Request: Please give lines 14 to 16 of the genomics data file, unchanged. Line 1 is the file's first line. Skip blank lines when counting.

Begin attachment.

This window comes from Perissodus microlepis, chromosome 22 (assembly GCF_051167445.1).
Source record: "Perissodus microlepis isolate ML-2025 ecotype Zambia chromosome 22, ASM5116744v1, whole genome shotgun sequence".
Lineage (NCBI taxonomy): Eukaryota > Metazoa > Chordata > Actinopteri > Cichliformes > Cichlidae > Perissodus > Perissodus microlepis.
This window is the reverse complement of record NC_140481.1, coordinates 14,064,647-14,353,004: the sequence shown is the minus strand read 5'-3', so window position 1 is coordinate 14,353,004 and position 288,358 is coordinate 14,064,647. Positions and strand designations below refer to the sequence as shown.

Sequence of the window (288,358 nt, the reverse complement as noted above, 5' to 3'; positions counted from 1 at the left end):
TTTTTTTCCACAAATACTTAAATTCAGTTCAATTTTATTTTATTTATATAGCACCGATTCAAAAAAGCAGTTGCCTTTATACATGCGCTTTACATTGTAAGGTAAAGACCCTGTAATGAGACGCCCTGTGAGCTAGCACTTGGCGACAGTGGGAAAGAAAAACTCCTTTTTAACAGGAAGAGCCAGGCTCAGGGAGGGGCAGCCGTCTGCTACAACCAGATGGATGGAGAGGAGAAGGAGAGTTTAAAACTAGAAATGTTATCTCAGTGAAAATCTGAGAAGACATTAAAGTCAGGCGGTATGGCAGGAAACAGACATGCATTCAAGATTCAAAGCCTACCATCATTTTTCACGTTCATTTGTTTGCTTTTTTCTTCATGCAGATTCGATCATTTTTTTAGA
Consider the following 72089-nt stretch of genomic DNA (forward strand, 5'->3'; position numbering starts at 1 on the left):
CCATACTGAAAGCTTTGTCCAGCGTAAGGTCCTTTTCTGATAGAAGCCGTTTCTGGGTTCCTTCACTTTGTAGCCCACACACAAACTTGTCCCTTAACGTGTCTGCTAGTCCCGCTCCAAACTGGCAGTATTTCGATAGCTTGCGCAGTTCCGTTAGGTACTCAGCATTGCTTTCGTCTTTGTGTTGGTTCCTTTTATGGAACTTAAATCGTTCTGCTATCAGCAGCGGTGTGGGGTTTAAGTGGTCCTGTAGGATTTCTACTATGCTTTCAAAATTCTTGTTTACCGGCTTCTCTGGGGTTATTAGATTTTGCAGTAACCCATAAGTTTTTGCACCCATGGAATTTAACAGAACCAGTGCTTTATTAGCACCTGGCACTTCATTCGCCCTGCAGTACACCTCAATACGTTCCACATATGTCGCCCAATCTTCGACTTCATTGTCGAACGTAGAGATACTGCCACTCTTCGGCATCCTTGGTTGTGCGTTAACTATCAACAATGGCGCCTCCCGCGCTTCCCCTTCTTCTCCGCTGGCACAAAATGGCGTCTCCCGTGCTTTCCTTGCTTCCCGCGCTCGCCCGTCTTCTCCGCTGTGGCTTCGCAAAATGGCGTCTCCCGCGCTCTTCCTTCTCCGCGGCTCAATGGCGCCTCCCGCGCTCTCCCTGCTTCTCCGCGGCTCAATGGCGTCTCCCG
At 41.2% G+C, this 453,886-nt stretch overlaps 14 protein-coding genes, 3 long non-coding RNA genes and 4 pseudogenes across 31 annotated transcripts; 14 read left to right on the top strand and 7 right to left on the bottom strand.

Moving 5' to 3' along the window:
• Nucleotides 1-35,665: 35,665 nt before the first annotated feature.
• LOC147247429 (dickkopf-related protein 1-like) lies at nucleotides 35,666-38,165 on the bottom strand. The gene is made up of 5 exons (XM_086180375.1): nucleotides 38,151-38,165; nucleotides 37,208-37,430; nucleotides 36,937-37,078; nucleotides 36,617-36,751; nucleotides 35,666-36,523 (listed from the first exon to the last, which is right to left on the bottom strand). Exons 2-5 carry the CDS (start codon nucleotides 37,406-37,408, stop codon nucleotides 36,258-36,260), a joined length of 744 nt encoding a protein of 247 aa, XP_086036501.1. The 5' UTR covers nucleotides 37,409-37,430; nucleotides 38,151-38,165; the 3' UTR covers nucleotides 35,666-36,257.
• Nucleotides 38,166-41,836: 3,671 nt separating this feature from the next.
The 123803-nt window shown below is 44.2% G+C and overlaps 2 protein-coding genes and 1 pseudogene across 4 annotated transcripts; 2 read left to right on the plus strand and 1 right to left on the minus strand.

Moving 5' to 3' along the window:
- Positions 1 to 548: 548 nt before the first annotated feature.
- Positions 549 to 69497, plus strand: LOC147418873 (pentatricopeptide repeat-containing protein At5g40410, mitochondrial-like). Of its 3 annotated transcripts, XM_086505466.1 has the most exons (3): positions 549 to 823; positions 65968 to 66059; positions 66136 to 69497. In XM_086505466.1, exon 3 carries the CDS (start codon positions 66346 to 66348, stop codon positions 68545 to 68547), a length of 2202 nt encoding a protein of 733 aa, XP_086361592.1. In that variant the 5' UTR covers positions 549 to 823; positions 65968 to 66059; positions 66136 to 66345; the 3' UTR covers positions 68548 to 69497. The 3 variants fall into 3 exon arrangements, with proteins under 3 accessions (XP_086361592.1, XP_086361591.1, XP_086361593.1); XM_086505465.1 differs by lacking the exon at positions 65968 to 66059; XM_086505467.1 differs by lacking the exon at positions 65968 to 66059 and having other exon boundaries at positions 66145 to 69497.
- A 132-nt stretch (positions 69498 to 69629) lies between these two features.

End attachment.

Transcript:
The 123803-nt window shown below is 44.2% G+C and overlaps 2 protein-coding genes and 1 pseudogene across 4 annotated transcripts; 2 read left to right on the plus strand and 1 right to left on the minus strand.

Moving 5' to 3' along the window:
- Positions 1 to 548: 548 nt before the first annotated feature.